One thing to remember about Flash is that unlike traditional hard drives, there is much going on under the covers. To read and write a block on a hard drive, the head moves to the appropriate position on the drive and then reads or writes the block as it rotates under the head. With Flash, there is much going on under the covers such as erasing blocks, wear leveling, write amplification, disturbs and other phenomena particular to Flash.
For many applications, the best API is the one already in use which in most cases is the standard POSIX block interface. While that is not ideal for performance, it may be good enough. There are simple enhancements to that API which can bring about a world of difference to some applications. Vectored reads and writes which allow an application to read multiple disjoint blocks with a single system call can affect performance drastically. Also, atomic reads and writes can be invaluable for applications such as databases where data consistency is important.
Specialized applications might want more control over Flash. If the application reads and writes data in large chunks, it might want to ensure that the data is aligned on an erase block boundary to minimize or eliminate garbage collection inside the Flash drive. This is sometimes true for hyperscale applications.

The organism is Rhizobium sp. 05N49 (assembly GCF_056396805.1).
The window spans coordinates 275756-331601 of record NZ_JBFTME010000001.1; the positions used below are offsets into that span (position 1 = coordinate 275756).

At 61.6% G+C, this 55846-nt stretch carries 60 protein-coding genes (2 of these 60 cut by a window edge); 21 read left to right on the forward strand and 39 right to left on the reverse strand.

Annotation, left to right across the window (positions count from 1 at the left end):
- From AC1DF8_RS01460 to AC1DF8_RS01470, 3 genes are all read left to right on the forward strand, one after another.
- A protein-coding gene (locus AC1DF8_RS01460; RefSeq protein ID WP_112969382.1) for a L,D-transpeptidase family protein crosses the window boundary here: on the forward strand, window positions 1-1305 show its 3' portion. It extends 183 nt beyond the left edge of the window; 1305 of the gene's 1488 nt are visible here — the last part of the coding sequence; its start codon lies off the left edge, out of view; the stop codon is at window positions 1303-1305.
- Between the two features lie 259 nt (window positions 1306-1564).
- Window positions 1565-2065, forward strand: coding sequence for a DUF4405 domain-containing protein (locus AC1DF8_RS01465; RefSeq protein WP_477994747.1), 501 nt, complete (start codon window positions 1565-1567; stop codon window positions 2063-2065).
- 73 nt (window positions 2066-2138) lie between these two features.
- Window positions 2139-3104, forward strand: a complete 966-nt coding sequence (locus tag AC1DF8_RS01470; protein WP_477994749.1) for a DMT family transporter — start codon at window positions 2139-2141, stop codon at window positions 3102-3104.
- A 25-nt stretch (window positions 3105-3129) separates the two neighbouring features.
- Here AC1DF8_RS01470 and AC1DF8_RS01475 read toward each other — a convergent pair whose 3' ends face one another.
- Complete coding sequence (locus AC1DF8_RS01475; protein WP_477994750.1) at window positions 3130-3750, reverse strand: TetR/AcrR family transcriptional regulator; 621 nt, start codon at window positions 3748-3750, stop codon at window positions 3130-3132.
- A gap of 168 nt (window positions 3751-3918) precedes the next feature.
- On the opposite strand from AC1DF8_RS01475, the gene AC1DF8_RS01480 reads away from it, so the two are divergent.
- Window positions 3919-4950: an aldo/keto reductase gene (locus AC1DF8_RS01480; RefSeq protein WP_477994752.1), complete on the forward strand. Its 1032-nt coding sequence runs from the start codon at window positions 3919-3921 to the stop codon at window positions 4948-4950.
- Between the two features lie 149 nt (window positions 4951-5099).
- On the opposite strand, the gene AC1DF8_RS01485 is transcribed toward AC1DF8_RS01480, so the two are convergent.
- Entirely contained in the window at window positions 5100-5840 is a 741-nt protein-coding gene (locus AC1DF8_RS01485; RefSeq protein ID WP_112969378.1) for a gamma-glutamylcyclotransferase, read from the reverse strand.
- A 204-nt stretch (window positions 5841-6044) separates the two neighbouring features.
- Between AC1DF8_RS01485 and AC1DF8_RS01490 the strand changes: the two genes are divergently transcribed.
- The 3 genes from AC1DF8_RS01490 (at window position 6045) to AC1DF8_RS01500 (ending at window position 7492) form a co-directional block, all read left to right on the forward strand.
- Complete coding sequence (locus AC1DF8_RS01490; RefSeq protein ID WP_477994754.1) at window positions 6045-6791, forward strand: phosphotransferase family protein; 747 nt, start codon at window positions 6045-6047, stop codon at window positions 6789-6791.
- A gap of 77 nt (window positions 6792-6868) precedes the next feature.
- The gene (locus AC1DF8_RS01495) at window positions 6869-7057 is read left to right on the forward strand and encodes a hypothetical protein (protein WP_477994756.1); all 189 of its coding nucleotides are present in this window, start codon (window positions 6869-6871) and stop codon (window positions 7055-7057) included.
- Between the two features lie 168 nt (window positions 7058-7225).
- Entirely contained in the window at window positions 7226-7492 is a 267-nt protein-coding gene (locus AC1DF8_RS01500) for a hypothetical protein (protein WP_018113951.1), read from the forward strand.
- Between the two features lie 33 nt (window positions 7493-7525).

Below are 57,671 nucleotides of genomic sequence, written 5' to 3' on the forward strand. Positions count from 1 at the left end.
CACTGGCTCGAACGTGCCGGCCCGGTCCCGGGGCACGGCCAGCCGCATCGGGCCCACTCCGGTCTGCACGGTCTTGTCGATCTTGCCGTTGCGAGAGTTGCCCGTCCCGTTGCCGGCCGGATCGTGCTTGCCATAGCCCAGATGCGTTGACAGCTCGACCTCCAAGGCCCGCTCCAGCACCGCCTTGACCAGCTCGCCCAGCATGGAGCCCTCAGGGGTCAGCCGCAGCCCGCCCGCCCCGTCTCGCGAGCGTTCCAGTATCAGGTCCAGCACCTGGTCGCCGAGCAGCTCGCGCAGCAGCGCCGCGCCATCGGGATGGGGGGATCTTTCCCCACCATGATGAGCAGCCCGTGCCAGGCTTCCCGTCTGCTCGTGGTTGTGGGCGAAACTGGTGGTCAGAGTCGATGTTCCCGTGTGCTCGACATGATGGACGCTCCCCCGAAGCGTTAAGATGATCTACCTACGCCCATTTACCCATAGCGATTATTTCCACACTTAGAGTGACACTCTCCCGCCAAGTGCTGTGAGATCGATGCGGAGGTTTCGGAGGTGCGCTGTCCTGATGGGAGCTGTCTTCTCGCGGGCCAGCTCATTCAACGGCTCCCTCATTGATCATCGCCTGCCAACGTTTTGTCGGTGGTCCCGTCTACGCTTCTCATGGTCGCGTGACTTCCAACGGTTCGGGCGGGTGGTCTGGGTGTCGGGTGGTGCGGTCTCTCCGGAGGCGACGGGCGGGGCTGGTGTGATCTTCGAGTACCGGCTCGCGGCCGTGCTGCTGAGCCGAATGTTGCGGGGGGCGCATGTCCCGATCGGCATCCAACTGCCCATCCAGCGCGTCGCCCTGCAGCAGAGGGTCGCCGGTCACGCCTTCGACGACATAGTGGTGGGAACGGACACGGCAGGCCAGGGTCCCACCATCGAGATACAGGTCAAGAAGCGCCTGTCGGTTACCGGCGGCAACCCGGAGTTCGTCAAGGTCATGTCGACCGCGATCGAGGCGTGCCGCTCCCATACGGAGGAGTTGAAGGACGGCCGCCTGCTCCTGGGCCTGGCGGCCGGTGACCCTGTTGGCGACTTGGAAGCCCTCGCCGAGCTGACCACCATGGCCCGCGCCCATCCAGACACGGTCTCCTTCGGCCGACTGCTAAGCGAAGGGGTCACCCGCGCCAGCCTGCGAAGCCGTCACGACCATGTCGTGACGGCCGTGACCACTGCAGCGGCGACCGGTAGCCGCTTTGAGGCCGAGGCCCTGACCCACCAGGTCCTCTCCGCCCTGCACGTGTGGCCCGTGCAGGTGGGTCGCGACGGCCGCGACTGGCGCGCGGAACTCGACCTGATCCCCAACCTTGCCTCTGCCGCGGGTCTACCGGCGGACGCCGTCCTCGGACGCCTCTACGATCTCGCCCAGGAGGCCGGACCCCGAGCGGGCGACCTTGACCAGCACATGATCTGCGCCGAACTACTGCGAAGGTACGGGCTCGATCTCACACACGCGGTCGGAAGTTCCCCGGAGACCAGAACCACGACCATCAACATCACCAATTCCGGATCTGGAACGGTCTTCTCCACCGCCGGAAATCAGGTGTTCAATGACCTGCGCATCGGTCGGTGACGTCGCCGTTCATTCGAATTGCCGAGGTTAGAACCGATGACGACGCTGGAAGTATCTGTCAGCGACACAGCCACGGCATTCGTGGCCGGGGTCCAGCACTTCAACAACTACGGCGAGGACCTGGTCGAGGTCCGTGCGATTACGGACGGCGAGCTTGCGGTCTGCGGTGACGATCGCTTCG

Most applications deal with data in varying sizes and have to somehow manage that data using the block interface. This can be quite cumbersome. An interface that is particularly suited to both applications and Flash is the key/value interface.
GigaSpaces XAP introduces a specific blobstore plugin suited for ZetaScale’s interface that allows optimized access to the calls between RAM & SSD in a way that enables the application to perform the heavy lifting of complex queries in RAM and accesses the raw data thorough flash. By that the application achieves the optimal cost/performance ratio.
More on this see: http://docs.gigaspaces.com/xap100adm/blobstore-cache-policy.html